I was told for that whole year that I had IBS or that I was lactose intolerant; I was given a whole host of anti-virals and parasite killers, they even put me on antidepressants to see if that helped my symptoms!

I had been asking my oncologist (whom I was still seeing regularly for follow ups) about my symptoms, too, and when I specifically asked about colon cancer he laughed it off; saying there's not really a chance I have that. When I came into his office after my scope and the colectomy, I'd never seen anyone turn so pale.

I have been asking as many doctors as I can come across why I can get diagnosed with CC at 24, but all they tell me is that it's very, very rare for patients below 50, let alone below 30.

I understand I personally am at higher risk of getting cancers I shouldn't because of all the chemo I've had and the rad I had when I was little, but it would be nice to get an answer besides, as my one doctor put it, that my body "obviously doesn't read the textbooks".

I'm going for gene testing soon to see what exactly is up with my body and cancer; if they manage to find something out with regards to why I got CC so young, I will definitely share!

Edited for more info
25y/o F
Symptom onset Aug '14
Colonoscopy done 1 Sep '15
Emergency colectomy done 2 Sep '15 due to obstructing tumor
DX CC stage IIIB - Sigmoid Colon (Adenocarcinoma)
FOLFOX started 13 Oct '15
Oxaliplatin dropped at treatment 9
Treatment completed 5 May '16
Li-Fraumeni syndrome confirmed

Previous history:
- Rhabdomyosarcoma ('92) Right leg
- Osteosarcoma ('01) Right leg
- Osteosarcoma ('12) Left leg (recurred '14)

Nik Colon

Re: Why the medical community recommends exams at 50 and older?

Postby Nik Colon » Thu Oct 22, 2015 2:00 am

Article date: March 16, 2015

By Stacy Simon

Thanks in part to improvements in screening, the rates of new colon and rectal cancer diagnoses have been falling in the United States for people ages 50 and older. But for people under 50, for whom routine screening is not recommended, rates seem to be increasing significantly.

Researchers from The University of Texas MD Anderson Cancer Center looked at data from more than 393,000 people diagnosed with colon or rectal cancer between 1975 through 2010 who are part of the National Cancer Institute’s Surveillance, Epidemiology, and End Results (SEER) registry. Based on current trends, they predict that by 2030 the incidence rates among people ages 20 – 34 years will increase by 90% for colon cancer and by 124.2% for rectal cancer. Among people ages 35 – 49 years, they predict the incidence rates will increase by 27.7% for colon cancer and by 46% for rectal cancer.

"The increasing incidence of colorectal cancer among young adults is concerning and highlights the need to investigate potential causes and external influences such as lack of screening and behavioral factors," say the study’s authors. They note that obesity rates have increased significantly in the United States, and obesity is a major risk factor for colon and rectal cancer.

The study was published in the January 2015 issue of JAMA Surgery.

http://m.cancer.org/cancer/news/news/co ... ung-adults
Last edited by Nik Colon on Thu Oct 22, 2015 2:19 am, edited 3 times in total.

User avatar
Mastan
Posts: 433
Joined: Sat Feb 19, 2011 11:12 am
Location: Albuquerque, NM

Re: Why the medical community recommends exams at 50 and older?

Postby Mastan » Thu Oct 22, 2015 8:51 am

It is probably about the $. Statistically it is rare to develop CRC below the age of 50. So from the insurance industry perspective, why should they pay for wide spread colonoscopies for that part of the population for which findings would be rare? It would add a lot of cost to the insurance companies with little benefit. From my perspective the practical thing that we can do is to educate friends, family, and even primary care doctors about symptoms of CRC.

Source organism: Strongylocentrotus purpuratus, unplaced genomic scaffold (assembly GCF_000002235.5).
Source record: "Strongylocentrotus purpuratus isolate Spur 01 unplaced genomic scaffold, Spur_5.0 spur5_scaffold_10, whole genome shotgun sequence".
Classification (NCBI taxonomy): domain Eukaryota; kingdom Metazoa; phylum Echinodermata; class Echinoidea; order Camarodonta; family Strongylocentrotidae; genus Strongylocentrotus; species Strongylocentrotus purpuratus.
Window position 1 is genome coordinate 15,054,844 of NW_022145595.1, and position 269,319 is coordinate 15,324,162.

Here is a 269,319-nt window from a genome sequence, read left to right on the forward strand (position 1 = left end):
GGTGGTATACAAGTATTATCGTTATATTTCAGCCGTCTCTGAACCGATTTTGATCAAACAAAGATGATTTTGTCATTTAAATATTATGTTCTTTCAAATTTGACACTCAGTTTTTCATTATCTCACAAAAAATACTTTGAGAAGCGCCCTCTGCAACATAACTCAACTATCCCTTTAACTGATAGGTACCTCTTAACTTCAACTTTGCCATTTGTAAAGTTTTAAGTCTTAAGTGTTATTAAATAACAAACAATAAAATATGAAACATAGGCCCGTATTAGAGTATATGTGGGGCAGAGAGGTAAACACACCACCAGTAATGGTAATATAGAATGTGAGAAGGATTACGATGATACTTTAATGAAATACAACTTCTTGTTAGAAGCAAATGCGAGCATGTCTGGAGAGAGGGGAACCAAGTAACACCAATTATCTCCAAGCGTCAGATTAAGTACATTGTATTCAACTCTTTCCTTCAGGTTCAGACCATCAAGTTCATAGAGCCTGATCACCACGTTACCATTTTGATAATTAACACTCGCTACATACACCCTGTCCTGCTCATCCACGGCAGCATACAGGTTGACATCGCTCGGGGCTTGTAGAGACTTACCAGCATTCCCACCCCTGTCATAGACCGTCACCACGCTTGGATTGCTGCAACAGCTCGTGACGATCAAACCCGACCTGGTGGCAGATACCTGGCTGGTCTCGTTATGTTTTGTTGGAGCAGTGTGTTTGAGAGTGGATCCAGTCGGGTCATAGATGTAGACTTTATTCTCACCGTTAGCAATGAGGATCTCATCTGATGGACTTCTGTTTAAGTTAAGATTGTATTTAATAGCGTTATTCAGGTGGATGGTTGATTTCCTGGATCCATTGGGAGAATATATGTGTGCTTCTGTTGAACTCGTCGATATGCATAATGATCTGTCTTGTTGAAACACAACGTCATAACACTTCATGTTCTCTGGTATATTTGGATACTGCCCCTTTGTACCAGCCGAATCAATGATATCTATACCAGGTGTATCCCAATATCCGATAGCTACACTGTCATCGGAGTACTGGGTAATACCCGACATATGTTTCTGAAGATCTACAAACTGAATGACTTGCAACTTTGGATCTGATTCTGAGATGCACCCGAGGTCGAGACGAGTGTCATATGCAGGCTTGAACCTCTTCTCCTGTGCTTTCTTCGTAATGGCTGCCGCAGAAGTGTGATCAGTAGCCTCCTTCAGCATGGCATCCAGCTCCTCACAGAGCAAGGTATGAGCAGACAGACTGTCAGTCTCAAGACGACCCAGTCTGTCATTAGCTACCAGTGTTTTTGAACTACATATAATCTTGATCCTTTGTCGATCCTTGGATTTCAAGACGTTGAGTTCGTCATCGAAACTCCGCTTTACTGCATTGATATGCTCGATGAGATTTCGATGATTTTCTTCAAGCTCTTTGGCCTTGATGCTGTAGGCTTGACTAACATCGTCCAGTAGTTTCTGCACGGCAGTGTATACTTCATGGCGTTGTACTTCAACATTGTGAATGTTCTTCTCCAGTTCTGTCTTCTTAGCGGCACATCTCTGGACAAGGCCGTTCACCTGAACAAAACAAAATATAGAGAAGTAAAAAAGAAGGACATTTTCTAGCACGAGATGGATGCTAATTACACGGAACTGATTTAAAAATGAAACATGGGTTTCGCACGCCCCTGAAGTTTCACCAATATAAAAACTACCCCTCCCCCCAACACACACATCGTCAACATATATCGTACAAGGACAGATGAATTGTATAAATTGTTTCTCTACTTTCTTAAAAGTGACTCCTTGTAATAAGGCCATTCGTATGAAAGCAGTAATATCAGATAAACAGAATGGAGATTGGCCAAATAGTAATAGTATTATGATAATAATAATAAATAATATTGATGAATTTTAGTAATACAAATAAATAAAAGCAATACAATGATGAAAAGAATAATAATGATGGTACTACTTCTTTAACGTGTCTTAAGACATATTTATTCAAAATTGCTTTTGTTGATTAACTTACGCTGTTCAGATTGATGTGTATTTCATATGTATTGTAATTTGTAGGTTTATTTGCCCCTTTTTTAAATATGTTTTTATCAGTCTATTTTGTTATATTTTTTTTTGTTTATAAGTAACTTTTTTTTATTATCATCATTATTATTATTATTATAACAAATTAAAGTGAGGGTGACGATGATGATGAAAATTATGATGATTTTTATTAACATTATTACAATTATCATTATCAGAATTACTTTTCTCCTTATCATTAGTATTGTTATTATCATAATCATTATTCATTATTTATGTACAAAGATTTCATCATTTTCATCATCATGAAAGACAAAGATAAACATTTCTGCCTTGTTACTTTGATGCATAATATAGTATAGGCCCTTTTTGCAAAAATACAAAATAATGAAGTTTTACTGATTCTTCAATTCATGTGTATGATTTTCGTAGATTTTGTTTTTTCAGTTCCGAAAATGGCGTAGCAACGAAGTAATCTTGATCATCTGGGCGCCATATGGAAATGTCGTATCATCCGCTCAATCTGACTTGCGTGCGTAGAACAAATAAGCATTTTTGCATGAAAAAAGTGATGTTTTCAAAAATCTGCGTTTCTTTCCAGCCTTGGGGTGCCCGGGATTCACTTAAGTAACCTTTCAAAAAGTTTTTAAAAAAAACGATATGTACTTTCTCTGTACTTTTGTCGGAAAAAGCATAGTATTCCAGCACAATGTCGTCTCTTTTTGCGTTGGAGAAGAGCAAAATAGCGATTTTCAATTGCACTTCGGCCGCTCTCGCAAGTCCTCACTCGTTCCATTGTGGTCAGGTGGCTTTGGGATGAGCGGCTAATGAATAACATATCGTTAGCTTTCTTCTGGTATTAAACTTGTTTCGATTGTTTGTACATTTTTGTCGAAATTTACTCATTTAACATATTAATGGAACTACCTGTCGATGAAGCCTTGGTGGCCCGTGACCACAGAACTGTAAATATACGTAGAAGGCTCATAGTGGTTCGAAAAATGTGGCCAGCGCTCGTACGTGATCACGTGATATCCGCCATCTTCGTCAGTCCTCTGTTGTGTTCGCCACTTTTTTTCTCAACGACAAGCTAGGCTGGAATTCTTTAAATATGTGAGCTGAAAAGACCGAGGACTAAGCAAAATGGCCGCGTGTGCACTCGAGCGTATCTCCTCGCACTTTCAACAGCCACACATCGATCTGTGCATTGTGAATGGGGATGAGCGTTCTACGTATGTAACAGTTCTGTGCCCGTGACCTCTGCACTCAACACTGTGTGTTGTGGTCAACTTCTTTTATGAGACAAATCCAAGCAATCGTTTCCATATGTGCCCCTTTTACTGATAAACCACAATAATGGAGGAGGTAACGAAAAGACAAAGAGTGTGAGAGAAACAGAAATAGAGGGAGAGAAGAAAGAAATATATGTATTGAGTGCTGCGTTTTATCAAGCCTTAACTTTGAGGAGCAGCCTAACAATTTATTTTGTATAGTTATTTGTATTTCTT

Mark
Dx 6/2010 rectal CA

Nik Colon

Re: Why the medical community recommends exams at 50 and older?

Postby Nik Colon » Thu Oct 22, 2015 10:47 pm

Mastan wrote:It is probably about the $. Statistically it is rare to develop CRC below the age of 50. So from the insurance industry perspective, why should they pay for wide spread colonoscopies for that part of the population for which findings would be rare? It would add a lot of cost to the insurance companies with little benefit. From my perspective the practical thing that we can do is to educate friends, family, and even primary care doctors about symptoms of CRC.

Mark

Oh, I'm pretty sure money is the reason, but because it's on the rise, they should at least provide more info and knowledge and focus on telling younger people about the symptoms if they aren't going to lower the age. It may have been there b4, but I don't recall ever hearing anything about CRC, so like breast cancer, they need to get the word out there more.

booharvey
Posts: 1
Joined: Tue Oct 27, 2015 9:38 pm

Re: Why the medical community recommends exams at 50 and older?

Postby booharvey » Wed Oct 28, 2015 1:46 pm

My husband was diagnosed with Stage III CRC on 3 Aug 15. He is 43 years old. He does not know his biological father so he does not have that side of his history. Three years ago he went in for chronic diaharrea, feeling to go but can't, or going but still feeling like he had to go. He self diagnosed himself with lactose intolerance. He says he thought there was blood but wasn't certain. I recently got copies of the doctor notes, and it says all his symptoms but it also says "pt states no blood in stool." So they did a fecal test, but never tested it for blood. It blows my mind that they would test his stool and not test for blood. His note also said he was refered to GI but was never told. Now, 3 years later he has CRC. I beyond frustrated. I have been getting colonscopies since I was 35 because of my family history and also IBS. I am kicking myself for not making him get tested earlier. After reading all these post on here, I am blown away by how many young people have been dx. Something needs to change. Fecal test should be done starting at 20 years old to detect if there is blood or not and if there is than further testing required. It absolutely blows my mind. I am frustrated with the whole process. As the patient, I feel you need to know every possible test there is and demand that you get tested. Why not rule out the worst case first versus down playing it based on someones age.